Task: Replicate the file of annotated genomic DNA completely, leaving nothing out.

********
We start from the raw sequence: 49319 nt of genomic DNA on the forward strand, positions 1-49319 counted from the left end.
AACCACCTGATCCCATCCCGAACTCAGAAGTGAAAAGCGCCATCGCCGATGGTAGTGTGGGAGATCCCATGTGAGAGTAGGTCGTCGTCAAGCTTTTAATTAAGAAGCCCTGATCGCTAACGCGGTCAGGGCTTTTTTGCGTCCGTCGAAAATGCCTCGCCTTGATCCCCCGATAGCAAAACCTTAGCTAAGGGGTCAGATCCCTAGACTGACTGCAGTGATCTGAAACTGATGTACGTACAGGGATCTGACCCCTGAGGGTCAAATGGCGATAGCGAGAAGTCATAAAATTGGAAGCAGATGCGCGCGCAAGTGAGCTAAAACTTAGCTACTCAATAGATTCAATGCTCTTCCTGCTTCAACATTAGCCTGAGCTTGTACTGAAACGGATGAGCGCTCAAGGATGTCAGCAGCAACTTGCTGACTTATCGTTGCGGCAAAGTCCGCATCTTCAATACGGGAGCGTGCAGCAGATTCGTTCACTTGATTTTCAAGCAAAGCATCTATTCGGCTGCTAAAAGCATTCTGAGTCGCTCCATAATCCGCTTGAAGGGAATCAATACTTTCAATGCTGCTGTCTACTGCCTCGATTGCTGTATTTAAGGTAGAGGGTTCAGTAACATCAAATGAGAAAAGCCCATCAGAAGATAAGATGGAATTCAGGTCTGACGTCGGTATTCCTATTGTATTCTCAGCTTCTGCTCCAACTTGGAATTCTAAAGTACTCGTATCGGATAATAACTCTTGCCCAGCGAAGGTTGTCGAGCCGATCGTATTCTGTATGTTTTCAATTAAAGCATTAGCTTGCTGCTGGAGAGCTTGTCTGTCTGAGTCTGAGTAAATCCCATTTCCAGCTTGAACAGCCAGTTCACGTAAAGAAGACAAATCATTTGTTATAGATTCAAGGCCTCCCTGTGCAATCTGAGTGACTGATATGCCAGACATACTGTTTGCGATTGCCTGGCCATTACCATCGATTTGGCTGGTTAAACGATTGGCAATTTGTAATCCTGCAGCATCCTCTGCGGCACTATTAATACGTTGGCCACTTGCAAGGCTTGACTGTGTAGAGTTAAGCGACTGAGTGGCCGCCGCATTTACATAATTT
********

We start from the raw sequence: 49319 nt of genomic DNA on the forward strand, positions 1-49319 counted from the left end.
AACCACCTGATCCCATCCCGAACTCAGAAGTGAAAAGCGCCATCGCCGATGGTAGTGTGGGAGATCCCATGTGAGAGTAGGTCGTCGTCAAGCTTTTAATTAAGAAGCCCTGATCGCTAACGCGGTCAGGGCTTTTTTGCGTCCGTCGAAAATGCCTCGCCTTGATCCCCCGATAGCAAAACCTTAGCTAAGGGGTCAGATCCCTAGACTGACTGCAGTGATCTGAAACTGATGTACGTACAGGGATCTGACCCCTGAGGGTCAAATGGCGATAGCGAGAAGTCATAAAATTGGAAGCAGATGCGCGCGCAAGTGAGCTAAAACTTAGCTACTCAATAGATTCAATGCTCTTCCTGCTTCAACATTAGCCTGAGCTTGTACTGAAACGGATGAGCGCTCAAGGATGTCAGCAGCAACTTGCTGACTTATCGTTGCGGCAAAGTCCGCATCTTCAATACGGGAGCGTGCAGCAGATTCGTTCACTTGATTTTCAAGCAAAGCATCTATTCGGCTGCTAAAAGCATTCTGAGTCGCTCCATAATCCGCTTGAAGGGAATCAATACTTTCAATGCTGCTGTCTACTGCCTCGATTGCTGTATTTAAGGTAGAGGGTTCAGTAACATCAAATGAGAAAAGCCCATCAGAAGATAAGATGGAATTCAGGTCTGACGTCGGTATTCCTATTGTATTCTCAGCTTCTGCTCCAACTTGGAATTCTAAAGTACTCGTATCGGATAATAACTCTTGCCCAGCGAAGGTTGTCGAGCCGATCGTATTCTGTATGTTTTCAATTAAAGCATTAGCTTGCTGCTGGAGAGCTTGTCTGTCTGAGTCTGAGTAAATCCCATTTCCAGCTTGAACAGCCAGTTCACGTAAAGAAGACAAATCATTTGTTATAGATTCAAGGCCTCCCTGTGCAATCTGAGTGACTGATATGCCAGACATACTGTTTGCGATTGCCTGGCCATTACCATCGATTTGGCTGGTTAAACGATTGGCAATTTGTAATCCTGCAGCATCCTCTGCGGCACTATTAATACGTTGGCCACTTGCAAGGCTTGACTGTGTAGAGTTAAGCGACTGAGTGGCCGCCGCATTTACATAATTT